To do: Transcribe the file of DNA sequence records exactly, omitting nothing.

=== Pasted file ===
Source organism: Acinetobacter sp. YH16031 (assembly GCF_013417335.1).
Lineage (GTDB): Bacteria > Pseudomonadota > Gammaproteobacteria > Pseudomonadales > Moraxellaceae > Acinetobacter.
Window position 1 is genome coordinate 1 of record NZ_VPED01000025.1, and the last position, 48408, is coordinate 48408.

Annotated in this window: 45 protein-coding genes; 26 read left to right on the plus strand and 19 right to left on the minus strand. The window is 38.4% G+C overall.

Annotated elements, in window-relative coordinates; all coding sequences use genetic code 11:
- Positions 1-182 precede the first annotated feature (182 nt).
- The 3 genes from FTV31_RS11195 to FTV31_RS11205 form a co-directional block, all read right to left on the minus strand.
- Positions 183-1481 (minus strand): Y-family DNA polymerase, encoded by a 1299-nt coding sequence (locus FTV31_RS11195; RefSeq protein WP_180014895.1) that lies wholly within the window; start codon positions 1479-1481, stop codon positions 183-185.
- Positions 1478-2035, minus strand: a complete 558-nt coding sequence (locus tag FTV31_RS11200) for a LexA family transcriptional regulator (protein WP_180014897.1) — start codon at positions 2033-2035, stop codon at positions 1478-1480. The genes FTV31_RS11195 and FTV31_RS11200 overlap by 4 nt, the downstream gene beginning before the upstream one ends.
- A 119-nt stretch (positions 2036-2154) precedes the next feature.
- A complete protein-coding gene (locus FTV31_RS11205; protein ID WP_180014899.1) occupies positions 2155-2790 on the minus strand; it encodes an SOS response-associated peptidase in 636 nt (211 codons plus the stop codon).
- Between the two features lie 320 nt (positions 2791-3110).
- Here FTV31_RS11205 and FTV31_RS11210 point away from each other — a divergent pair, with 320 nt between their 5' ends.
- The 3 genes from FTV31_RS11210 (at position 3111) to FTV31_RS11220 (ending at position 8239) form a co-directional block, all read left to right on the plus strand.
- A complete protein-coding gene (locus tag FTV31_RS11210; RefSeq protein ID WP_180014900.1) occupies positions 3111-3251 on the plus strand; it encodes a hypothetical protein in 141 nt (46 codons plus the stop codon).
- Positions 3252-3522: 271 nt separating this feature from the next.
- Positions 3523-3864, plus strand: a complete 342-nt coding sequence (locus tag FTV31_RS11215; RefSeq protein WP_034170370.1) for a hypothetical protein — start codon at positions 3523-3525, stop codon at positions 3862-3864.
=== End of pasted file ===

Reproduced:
Source organism: Acinetobacter sp. YH16031 (assembly GCF_013417335.1).
Lineage (GTDB): Bacteria > Pseudomonadota > Gammaproteobacteria > Pseudomonadales > Moraxellaceae > Acinetobacter.
Window position 1 is genome coordinate 1 of record NZ_VPED01000025.1, and the last position, 48408, is coordinate 48408.

Annotated in this window: 45 protein-coding genes; 26 read left to right on the plus strand and 19 right to left on the minus strand. The window is 38.4% G+C overall.

Annotated elements, in window-relative coordinates; all coding sequences use genetic code 11:
- Positions 1-182 precede the first annotated feature (182 nt).
- The 3 genes from FTV31_RS11195 to FTV31_RS11205 form a co-directional block, all read right to left on the minus strand.
- Positions 183-1481 (minus strand): Y-family DNA polymerase, encoded by a 1299-nt coding sequence (locus FTV31_RS11195; RefSeq protein WP_180014895.1) that lies wholly within the window; start codon positions 1479-1481, stop codon positions 183-185.
- Positions 1478-2035, minus strand: a complete 558-nt coding sequence (locus tag FTV31_RS11200) for a LexA family transcriptional regulator (protein WP_180014897.1) — start codon at positions 2033-2035, stop codon at positions 1478-1480. The genes FTV31_RS11195 and FTV31_RS11200 overlap by 4 nt, the downstream gene beginning before the upstream one ends.
- A 119-nt stretch (positions 2036-2154) precedes the next feature.
- A complete protein-coding gene (locus FTV31_RS11205; protein ID WP_180014899.1) occupies positions 2155-2790 on the minus strand; it encodes an SOS response-associated peptidase in 636 nt (211 codons plus the stop codon).
- Between the two features lie 320 nt (positions 2791-3110).
- Here FTV31_RS11205 and FTV31_RS11210 point away from each other — a divergent pair, with 320 nt between their 5' ends.
- The 3 genes from FTV31_RS11210 (at position 3111) to FTV31_RS11220 (ending at position 8239) form a co-directional block, all read left to right on the plus strand.
- A complete protein-coding gene (locus tag FTV31_RS11210; RefSeq protein ID WP_180014900.1) occupies positions 3111-3251 on the plus strand; it encodes a hypothetical protein in 141 nt (46 codons plus the stop codon).
- Positions 3252-3522: 271 nt separating this feature from the next.
- Positions 3523-3864, plus strand: a complete 342-nt coding sequence (locus tag FTV31_RS11215; RefSeq protein WP_034170370.1) for a hypothetical protein — start codon at positions 3523-3525, stop codon at positions 3862-3864.